As the world aggressively investigates new refrigerants to replace environmentally dangerous HCFCs, an entirely different segment of the industry is pursuing magnetic refrigeration. Now, a brand-new research report from MarketsandMarkets (M&M) suggests there may be a very good future for this new method of refrigeration; perhaps it will eventually make its way to our refrigerated trailers and walk-in cold rooms.
According to the report, the magnetic refrigeration market is expected to grow considerably over the next 6 to 7 years. M&M estimates the market to be worth some £201.5 million by 2022; they are expecting growth in excess of 98% between 2017 and 2022.
The driving force behind magnetic refrigeration is increasing knowledge of how damaging refrigerants used in the compression cycle can be to the environment. Even with less dangerous chemicals and natural refrigerants, the compression cycle always presents the risk of environmental exposure; a risk to the environment can never be completely obliterated. Magnetic refrigeration seems to be the best alternative thus far because it does not utilise the compression cycle or gas refrigerants that can be released into the atmosphere due to malfunction or servicing.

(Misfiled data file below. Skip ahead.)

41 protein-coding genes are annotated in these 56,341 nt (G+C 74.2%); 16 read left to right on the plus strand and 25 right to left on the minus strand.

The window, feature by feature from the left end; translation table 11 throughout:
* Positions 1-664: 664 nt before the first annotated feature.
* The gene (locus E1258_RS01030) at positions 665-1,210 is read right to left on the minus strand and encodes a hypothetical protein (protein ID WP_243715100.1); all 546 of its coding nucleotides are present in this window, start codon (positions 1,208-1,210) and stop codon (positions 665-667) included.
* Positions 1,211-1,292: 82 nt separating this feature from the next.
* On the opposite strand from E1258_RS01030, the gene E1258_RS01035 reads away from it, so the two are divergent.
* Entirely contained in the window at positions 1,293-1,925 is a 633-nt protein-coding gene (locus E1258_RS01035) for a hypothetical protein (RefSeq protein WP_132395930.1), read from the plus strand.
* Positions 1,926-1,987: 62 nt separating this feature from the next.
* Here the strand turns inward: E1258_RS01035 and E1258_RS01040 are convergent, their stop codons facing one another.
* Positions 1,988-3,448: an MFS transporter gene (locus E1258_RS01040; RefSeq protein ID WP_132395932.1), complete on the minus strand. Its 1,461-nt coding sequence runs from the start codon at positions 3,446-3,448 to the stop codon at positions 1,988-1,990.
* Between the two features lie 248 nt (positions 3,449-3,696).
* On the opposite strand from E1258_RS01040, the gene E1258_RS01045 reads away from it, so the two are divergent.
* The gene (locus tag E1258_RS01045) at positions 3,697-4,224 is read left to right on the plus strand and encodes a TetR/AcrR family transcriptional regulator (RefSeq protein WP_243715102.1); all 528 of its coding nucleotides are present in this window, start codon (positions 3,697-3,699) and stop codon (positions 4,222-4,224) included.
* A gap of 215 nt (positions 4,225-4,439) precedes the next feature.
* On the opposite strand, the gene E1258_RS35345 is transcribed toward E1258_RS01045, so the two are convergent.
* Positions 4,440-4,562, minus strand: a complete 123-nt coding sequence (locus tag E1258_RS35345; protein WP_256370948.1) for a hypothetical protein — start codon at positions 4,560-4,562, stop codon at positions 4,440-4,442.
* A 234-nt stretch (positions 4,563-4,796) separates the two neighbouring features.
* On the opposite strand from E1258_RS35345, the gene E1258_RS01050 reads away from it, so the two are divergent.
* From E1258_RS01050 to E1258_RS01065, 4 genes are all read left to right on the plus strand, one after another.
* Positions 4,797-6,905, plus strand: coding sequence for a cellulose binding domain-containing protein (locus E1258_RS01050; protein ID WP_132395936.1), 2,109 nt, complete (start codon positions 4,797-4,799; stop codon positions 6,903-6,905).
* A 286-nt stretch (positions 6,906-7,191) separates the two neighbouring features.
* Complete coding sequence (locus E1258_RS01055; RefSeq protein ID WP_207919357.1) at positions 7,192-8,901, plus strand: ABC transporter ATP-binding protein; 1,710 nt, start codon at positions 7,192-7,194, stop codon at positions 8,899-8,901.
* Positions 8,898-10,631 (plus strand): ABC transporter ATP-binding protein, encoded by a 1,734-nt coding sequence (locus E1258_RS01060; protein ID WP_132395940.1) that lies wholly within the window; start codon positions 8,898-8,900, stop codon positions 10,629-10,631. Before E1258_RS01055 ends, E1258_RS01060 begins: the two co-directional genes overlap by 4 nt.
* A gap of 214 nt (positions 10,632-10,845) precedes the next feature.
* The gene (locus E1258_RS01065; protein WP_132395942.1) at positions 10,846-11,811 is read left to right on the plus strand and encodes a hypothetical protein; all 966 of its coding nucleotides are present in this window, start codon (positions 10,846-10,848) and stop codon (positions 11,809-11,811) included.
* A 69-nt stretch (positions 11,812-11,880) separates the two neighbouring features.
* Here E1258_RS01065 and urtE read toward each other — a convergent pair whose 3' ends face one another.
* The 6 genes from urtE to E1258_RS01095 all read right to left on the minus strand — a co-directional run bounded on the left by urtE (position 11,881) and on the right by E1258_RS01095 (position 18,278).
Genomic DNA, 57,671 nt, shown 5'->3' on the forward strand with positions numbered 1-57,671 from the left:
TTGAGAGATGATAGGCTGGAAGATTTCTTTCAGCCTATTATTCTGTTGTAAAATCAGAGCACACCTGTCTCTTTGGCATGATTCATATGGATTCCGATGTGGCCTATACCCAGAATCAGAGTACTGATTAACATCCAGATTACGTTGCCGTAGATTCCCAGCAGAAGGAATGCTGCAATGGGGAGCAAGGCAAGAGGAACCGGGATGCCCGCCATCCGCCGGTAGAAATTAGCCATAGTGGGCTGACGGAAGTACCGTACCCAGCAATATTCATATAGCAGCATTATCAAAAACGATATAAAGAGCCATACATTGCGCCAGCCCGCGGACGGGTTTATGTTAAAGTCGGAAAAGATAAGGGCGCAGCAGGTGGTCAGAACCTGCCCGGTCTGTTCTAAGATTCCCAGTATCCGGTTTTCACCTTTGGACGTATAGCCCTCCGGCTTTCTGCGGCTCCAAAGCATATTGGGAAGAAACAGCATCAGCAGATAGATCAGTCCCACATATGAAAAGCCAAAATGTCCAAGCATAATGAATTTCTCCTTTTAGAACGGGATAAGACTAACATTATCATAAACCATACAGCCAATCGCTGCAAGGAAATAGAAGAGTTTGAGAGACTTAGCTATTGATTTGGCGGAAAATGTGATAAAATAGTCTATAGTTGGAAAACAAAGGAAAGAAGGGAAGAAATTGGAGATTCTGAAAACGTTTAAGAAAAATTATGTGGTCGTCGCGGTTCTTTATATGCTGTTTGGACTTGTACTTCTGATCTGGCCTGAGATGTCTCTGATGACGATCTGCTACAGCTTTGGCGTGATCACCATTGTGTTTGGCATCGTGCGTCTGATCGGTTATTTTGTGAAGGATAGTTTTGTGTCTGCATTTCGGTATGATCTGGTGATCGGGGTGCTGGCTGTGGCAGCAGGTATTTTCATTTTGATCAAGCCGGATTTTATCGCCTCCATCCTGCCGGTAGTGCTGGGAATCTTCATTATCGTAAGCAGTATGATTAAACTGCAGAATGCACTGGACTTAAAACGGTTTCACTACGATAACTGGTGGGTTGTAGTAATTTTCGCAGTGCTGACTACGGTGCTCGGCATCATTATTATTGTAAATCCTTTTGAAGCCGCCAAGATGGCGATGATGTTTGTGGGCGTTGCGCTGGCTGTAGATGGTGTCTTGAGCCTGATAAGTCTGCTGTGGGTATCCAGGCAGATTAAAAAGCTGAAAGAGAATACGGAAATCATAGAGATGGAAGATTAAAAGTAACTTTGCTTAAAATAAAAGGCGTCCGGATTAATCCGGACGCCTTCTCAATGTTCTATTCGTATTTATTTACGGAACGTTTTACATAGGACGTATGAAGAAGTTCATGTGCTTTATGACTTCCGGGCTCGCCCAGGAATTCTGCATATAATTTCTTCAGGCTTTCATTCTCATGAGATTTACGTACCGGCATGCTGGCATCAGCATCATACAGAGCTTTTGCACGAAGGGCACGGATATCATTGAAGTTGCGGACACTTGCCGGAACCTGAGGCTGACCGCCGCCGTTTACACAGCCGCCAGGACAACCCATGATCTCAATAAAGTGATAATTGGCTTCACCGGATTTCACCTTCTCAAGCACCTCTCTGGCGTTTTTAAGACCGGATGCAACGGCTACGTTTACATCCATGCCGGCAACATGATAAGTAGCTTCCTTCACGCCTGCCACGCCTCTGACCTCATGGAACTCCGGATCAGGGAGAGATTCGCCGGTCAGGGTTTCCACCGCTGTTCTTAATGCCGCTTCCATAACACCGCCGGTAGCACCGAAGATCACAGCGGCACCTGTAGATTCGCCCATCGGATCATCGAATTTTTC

The largest of our fridge trailers, this 3.0m unit will easily act as a second cold room. Commonly used for the larger events, hotels and caterers, our 3.0m fridge trailer is bound to get you out of trouble. It has an approximate internal capacity of 8.5 cubic metres.
Magnetic Refrigeration Explained
Magnetic refrigeration relies on the principle of the magnetocaloric effect. In simple terms, there are certain materials (known as ferromagnetic materials) that change temperature based on their exposure to magnetic fields. Refrigeration can be achieved by exposing a substance such as gadolinium to a magnetic field, thereby increasing its temperature, then moving it into a warm space and depriving it of that same magnetic field. This transition causes the temperature of the material to drop rapidly, thereby enabling it to absorb ambient heat. It can then be transferred again and exposed to the magnetic field in order to release the absorbed heat.
Scientists have achieved rather impressive results with magnetic refrigeration on a large scale. The question for our industry is whether it can be adapted for use in freezer and refrigerated trailers or walk-in freezers and cold rooms. To make that possible, engineers will have to scale the technology down while also making it affordable.
We imagine there will be a day when our trailers and walk-in cold rooms could be designed around magnetic refrigeration. Until that day comes, we will continue offering our customers traditional refrigeration equipment in London and throughout England and Wales, for virtually any need.
1.PR Newswire – http://www.prnewswire.com/news-releases/magnetic-refrigeration-market-worth-3157-million-usd-by-2022-521264021.html